Yoshii informed Nada that he was likely to be indicted, forwarding Ohki’s advisory to Nada’s personal email address but not to the newly formed Ghosn-investigating task force, successor to the Kali 10 investigation, which was headed by Christina Murray, Nissan’s compliance chief. Yoshii would be tasked with “assisting” Murray, but the records show he was running interference for Nada.
On the advice of Nada’s private attorney, Hiroto Saikawa, Nissan’s CEO, would fire Ohki several days later after Ohki delivered his warning, and then Yoshii would keep the secret from Murray’s team until July of the following year.
Although Yoshii and Kobayashi did eventually inform Murray’s team about their July 3 interview with Nada, in which Nada informed them that Kelly was innocent, they never informed the board.
Yoshii was the lead presenter at the September 9 board meeting – replacing Murray, who, after board audit committee chair Tomoo Nagai ordered her to stop investigating Nada, suddenly submitted her resignation.
At that board meeting, Yoshii failed to mention the July 3 interview and both the October 2013 and June 2015 documents, which he had helped draft. More importantly, he didn’t mention that he and Kobayashi (who was present at the meeting) had been retained to provide legal advice to Kelly and Saikawa, both by that time representative directors along with Ghosn.
Kelly and Saikawa signed the agreement on June 23 after the general shareholders meeting earlier in the day. Ghosn didn’t sign the agreement. Apparently, he was still negotiating for more favorable terms – which is not illegal.
As with the 2011 and 2013 agreements, there was nothing in the proposal about compensation for past work. And as with the 2013 agreement, Nada and Yoshii inserted the following wording: “This Agreement will only become legally binding when one or more counterparts hereof, individually or taken together, will bear the signatures of all the other Parties reflected hereon as signatories.”
But clearly the main focus of the 2015 proposal was to offer Ghosn employment as an “adviser” after his retirement from Nissan management. Again keep in mind that this is the first time the full document has been shown to the public. Ghosn’s proposed duties as an advisor are enumerated in the “services section” on pages 2 to 4:
Section 3. Services.
3.1 During the Term, the Advisor agrees to provide the following services to the Company Group.
3.1.1 Advice on sales and market development;
3.1.2 Advice on developing the business of the Company Group including –
(a) Identifying new business opportunities,
(b) Identifying new products to target for development; and
(c) Identifying new markets to exploit;
3.1.3 Advice in how to improve the margins and the return on invested capital of the Company Group;
3.1.4 Attending high profile events involving the media as an advisor of the Company Group;
3.1.5 Acting as an “Ambassador” for the Company Group;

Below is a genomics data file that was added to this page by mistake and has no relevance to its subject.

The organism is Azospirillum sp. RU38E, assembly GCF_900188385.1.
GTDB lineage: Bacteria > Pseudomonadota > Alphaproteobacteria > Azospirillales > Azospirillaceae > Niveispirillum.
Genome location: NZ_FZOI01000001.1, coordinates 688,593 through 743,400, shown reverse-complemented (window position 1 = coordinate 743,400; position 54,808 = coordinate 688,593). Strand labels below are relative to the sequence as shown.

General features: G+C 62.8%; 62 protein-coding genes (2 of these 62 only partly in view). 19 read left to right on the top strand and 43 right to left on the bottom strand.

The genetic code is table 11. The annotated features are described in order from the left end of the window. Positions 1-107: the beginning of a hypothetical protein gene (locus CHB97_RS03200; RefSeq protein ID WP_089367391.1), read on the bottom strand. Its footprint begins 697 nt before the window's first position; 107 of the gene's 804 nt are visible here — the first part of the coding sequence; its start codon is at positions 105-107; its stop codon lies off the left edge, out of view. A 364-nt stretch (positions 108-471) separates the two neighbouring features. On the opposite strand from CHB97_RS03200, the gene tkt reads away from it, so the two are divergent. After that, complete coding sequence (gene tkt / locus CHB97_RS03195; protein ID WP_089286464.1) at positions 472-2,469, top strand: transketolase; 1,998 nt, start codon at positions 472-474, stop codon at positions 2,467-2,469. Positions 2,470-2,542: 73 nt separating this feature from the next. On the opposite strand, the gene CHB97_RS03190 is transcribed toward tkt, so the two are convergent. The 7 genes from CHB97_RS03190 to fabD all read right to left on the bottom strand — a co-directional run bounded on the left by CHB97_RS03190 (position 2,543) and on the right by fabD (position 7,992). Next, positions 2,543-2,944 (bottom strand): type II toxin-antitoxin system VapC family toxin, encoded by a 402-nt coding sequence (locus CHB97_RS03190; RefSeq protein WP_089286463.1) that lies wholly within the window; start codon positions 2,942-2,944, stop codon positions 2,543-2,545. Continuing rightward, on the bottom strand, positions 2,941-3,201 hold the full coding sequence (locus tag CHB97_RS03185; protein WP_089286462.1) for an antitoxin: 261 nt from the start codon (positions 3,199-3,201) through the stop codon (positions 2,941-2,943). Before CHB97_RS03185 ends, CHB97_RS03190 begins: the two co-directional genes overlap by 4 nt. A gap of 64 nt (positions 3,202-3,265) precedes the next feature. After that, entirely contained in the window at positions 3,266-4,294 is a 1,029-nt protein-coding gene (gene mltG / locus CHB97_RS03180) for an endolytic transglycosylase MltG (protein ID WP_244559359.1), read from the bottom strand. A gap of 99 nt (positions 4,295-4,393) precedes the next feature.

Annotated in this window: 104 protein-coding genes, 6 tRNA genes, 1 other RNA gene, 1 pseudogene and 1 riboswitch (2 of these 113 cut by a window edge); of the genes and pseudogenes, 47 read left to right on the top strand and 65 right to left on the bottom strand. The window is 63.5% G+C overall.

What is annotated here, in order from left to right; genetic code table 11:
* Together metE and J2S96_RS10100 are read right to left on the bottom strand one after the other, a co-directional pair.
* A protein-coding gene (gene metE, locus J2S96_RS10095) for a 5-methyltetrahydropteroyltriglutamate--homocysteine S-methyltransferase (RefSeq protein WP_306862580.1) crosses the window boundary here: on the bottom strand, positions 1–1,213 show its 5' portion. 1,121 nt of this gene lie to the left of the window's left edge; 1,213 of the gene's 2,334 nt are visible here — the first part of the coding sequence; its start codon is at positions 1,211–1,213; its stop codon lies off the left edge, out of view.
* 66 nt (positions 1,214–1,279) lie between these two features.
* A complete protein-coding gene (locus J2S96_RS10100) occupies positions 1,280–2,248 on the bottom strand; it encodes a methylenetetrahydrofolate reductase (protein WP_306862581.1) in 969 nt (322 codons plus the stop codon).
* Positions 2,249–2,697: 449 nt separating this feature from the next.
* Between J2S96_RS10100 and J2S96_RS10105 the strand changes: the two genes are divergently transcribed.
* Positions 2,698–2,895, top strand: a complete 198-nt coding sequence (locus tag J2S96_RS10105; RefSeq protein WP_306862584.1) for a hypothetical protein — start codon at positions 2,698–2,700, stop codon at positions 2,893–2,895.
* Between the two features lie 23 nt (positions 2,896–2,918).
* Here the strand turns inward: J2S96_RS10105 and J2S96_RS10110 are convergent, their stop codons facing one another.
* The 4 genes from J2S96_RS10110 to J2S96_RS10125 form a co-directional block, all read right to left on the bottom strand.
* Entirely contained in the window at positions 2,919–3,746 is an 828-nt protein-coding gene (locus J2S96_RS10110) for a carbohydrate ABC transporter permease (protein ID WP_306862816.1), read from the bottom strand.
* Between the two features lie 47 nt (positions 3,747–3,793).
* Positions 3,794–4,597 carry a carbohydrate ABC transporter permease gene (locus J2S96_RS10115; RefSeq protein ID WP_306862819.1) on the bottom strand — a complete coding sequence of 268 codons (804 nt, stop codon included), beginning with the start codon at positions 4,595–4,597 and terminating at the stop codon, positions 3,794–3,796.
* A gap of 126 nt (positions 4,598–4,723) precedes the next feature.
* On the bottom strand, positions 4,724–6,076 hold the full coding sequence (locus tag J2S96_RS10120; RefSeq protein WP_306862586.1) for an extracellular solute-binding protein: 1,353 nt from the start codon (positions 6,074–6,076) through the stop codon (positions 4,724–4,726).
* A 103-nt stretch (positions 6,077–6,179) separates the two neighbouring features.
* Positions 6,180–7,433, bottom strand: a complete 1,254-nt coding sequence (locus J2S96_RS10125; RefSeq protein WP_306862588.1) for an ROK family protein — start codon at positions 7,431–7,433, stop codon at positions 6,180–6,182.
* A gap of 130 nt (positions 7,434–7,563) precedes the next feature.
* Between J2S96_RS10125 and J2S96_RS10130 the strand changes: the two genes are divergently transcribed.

3.1.6 Giving media interviews as requested by the Company Group …
3.1.9 Advising the Company Group in its relationships with other businesses and companies including;
(a) Assisting the Company Group to identify and recruit top level Executive candidates …
(c) Providing mentoring and coaching to selected Executives.
And there’s more.
Pulling back more curtain
We may never know why the chief judge in the Kelly trial ignored more than eight years of evidence that proves Kelly’s innocence, in total more than two dozen documents including the two we’ve released plus one (the July 3, 2019 interview with Nada) that was concealed from Ghosn’s and Kelly’s legal teams during pre-trial discovery.
Yet he allowed evidence to be introduced into the record that by any fair standard should have been disqualified.
The verdict was based on one 10-minute conversation during one 10-minute meeting between an individual who doesn’t speak English (Ohnuma) and another who doesn’t speak Japanese (Kelly) – at which there was no interpreter present and of which no written record (minutes) of the conversation exists. The meeting involved one document Kelly claims never to have seen. It didn’t have his name on it and he wasn’t involved with its preparation.
There was only Ohnuma’s claim that he had shown Kelly a document – a running tally of eight years of lost income for Ghosn – that Ohnuma began compiling eight years earlier and that was completely at odds with everything Kelly, Saikawa, Becker and others were doing.
The court record shows – and the facts are indisputable – that this 10-minute meeting among Kelly, Ohnuma and Nada (who under cross-examination said he couldn’t confirm Ohnuma’s account) took place on June 27, 2018, the day after Nissan’s general shareholders’ meeting and one month after Nada had finished developing his plan to remove Ghosn and Ghosn allies from Nissan’s management.
Next: In part 3 of this report: Shiga confesses. Veteran automotive correspondent Roger Schreffler is a former president of the Foreign Correspondents’ Club of Japan. Follow him on Twitter: @RogerSchreffler